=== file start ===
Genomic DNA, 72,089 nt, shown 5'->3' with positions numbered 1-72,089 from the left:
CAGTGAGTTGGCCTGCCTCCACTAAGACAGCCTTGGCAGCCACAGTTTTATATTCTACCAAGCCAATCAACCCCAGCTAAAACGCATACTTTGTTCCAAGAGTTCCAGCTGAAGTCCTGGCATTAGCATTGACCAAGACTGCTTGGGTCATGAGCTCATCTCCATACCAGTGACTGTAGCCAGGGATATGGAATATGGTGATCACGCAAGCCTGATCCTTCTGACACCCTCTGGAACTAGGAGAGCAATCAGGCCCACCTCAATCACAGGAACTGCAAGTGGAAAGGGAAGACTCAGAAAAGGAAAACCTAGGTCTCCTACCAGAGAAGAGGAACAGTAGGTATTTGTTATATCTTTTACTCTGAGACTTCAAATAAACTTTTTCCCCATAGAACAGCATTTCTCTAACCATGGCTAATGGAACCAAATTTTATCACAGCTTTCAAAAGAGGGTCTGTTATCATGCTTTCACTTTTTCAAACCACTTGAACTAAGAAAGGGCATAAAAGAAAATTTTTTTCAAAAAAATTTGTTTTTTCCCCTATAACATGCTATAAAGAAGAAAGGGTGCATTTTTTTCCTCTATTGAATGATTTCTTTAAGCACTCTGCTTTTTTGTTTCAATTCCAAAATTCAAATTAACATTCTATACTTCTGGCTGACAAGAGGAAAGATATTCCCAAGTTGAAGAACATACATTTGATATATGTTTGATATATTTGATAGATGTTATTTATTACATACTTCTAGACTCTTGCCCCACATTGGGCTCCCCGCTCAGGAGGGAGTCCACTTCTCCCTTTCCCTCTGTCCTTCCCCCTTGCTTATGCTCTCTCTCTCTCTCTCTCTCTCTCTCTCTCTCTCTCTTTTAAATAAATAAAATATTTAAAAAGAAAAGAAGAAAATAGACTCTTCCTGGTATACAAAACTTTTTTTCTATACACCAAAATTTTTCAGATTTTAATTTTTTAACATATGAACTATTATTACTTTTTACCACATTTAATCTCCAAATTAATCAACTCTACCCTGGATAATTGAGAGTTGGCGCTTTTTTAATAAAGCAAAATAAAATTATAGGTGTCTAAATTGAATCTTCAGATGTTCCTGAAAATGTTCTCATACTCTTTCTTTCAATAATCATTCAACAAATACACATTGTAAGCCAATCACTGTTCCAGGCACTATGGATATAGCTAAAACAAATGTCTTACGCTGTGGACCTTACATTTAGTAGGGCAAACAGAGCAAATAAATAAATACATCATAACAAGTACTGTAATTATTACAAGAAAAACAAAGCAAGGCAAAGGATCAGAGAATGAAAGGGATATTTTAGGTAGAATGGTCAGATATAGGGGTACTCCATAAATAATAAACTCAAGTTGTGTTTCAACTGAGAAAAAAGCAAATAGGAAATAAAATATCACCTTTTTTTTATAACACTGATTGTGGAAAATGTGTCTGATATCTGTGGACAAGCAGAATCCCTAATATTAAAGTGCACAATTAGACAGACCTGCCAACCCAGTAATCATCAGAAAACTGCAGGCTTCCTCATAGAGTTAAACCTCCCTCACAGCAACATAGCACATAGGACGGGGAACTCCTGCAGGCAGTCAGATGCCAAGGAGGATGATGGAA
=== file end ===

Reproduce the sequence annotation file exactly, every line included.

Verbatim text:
Genomic DNA, 72,089 nt, shown 5'->3' with positions numbered 1-72,089 from the left:
CAGTGAGTTGGCCTGCCTCCACTAAGACAGCCTTGGCAGCCACAGTTTTATATTCTACCAAGCCAATCAACCCCAGCTAAAACGCATACTTTGTTCCAAGAGTTCCAGCTGAAGTCCTGGCATTAGCATTGACCAAGACTGCTTGGGTCATGAGCTCATCTCCATACCAGTGACTGTAGCCAGGGATATGGAATATGGTGATCACGCAAGCCTGATCCTTCTGACACCCTCTGGAACTAGGAGAGCAATCAGGCCCACCTCAATCACAGGAACTGCAAGTGGAAAGGGAAGACTCAGAAAAGGAAAACCTAGGTCTCCTACCAGAGAAGAGGAACAGTAGGTATTTGTTATATCTTTTACTCTGAGACTTCAAATAAACTTTTTCCCCATAGAACAGCATTTCTCTAACCATGGCTAATGGAACCAAATTTTATCACAGCTTTCAAAAGAGGGTCTGTTATCATGCTTTCACTTTTTCAAACCACTTGAACTAAGAAAGGGCATAAAAGAAAATTTTTTTCAAAAAAATTTGTTTTTTCCCCTATAACATGCTATAAAGAAGAAAGGGTGCATTTTTTTCCTCTATTGAATGATTTCTTTAAGCACTCTGCTTTTTTGTTTCAATTCCAAAATTCAAATTAACATTCTATACTTCTGGCTGACAAGAGGAAAGATATTCCCAAGTTGAAGAACATACATTTGATATATGTTTGATATATTTGATAGATGTTATTTATTACATACTTCTAGACTCTTGCCCCACATTGGGCTCCCCGCTCAGGAGGGAGTCCACTTCTCCCTTTCCCTCTGTCCTTCCCCCTTGCTTATGCTCTCTCTCTCTCTCTCTCTCTCTCTCTCTCTCTCTCTTTTAAATAAATAAAATATTTAAAAAGAAAAGAAGAAAATAGACTCTTCCTGGTATACAAAACTTTTTTTCTATACACCAAAATTTTTCAGATTTTAATTTTTTAACATATGAACTATTATTACTTTTTACCACATTTAATCTCCAAATTAATCAACTCTACCCTGGATAATTGAGAGTTGGCGCTTTTTTAATAAAGCAAAATAAAATTATAGGTGTCTAAATTGAATCTTCAGATGTTCCTGAAAATGTTCTCATACTCTTTCTTTCAATAATCATTCAACAAATACACATTGTAAGCCAATCACTGTTCCAGGCACTATGGATATAGCTAAAACAAATGTCTTACGCTGTGGACCTTACATTTAGTAGGGCAAACAGAGCAAATAAATAAATACATCATAACAAGTACTGTAATTATTACAAGAAAAACAAAGCAAGGCAAAGGATCAGAGAATGAAAGGGATATTTTAGGTAGAATGGTCAGATATAGGGGTACTCCATAAATAATAAACTCAAGTTGTGTTTCAACTGAGAAAAAAGCAAATAGGAAATAAAATATCACCTTTTTTTTATAACACTGATTGTGGAAAATGTGTCTGATATCTGTGGACAAGCAGAATCCCTAATATTAAAGTGCACAATTAGACAGACCTGCCAACCCAGTAATCATCAGAAAACTGCAGGCTTCCTCATAGAGTTAAACCTCCCTCACAGCAACATAGCACATAGGACGGGGAACTCCTGCAGGCAGTCAGATGCCAAGGAGGATGATGGAA